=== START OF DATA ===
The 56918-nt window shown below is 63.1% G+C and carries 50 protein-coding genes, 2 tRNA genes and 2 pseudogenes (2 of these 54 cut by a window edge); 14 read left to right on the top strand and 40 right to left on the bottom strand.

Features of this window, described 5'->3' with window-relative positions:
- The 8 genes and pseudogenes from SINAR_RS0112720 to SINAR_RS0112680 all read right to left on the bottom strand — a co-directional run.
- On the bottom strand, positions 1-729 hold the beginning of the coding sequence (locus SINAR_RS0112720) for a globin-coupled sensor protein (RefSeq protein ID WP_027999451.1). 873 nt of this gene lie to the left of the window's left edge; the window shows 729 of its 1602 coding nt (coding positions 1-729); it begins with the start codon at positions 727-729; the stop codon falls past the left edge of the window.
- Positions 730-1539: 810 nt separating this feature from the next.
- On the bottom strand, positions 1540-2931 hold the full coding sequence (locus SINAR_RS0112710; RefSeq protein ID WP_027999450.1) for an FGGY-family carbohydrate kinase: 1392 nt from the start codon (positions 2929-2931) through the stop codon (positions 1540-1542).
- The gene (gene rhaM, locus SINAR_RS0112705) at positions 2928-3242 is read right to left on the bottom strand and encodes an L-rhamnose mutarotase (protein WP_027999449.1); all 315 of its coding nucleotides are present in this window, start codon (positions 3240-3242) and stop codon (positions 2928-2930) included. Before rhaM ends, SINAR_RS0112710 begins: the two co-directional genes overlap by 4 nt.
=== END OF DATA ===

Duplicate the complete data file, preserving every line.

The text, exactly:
The 56918-nt window shown below is 63.1% G+C and carries 50 protein-coding genes, 2 tRNA genes and 2 pseudogenes (2 of these 54 cut by a window edge); 14 read left to right on the top strand and 40 right to left on the bottom strand.

Features of this window, described 5'->3' with window-relative positions:
- The 8 genes and pseudogenes from SINAR_RS0112720 to SINAR_RS0112680 all read right to left on the bottom strand — a co-directional run.
- On the bottom strand, positions 1-729 hold the beginning of the coding sequence (locus SINAR_RS0112720) for a globin-coupled sensor protein (RefSeq protein ID WP_027999451.1). 873 nt of this gene lie to the left of the window's left edge; the window shows 729 of its 1602 coding nt (coding positions 1-729); it begins with the start codon at positions 727-729; the stop codon falls past the left edge of the window.
- Positions 730-1539: 810 nt separating this feature from the next.
- On the bottom strand, positions 1540-2931 hold the full coding sequence (locus SINAR_RS0112710; RefSeq protein ID WP_027999450.1) for an FGGY-family carbohydrate kinase: 1392 nt from the start codon (positions 2929-2931) through the stop codon (positions 1540-1542).
- The gene (gene rhaM, locus SINAR_RS0112705) at positions 2928-3242 is read right to left on the bottom strand and encodes an L-rhamnose mutarotase (protein WP_027999449.1); all 315 of its coding nucleotides are present in this window, start codon (positions 3240-3242) and stop codon (positions 2928-2930) included. Before rhaM ends, SINAR_RS0112710 begins: the two co-directional genes overlap by 4 nt.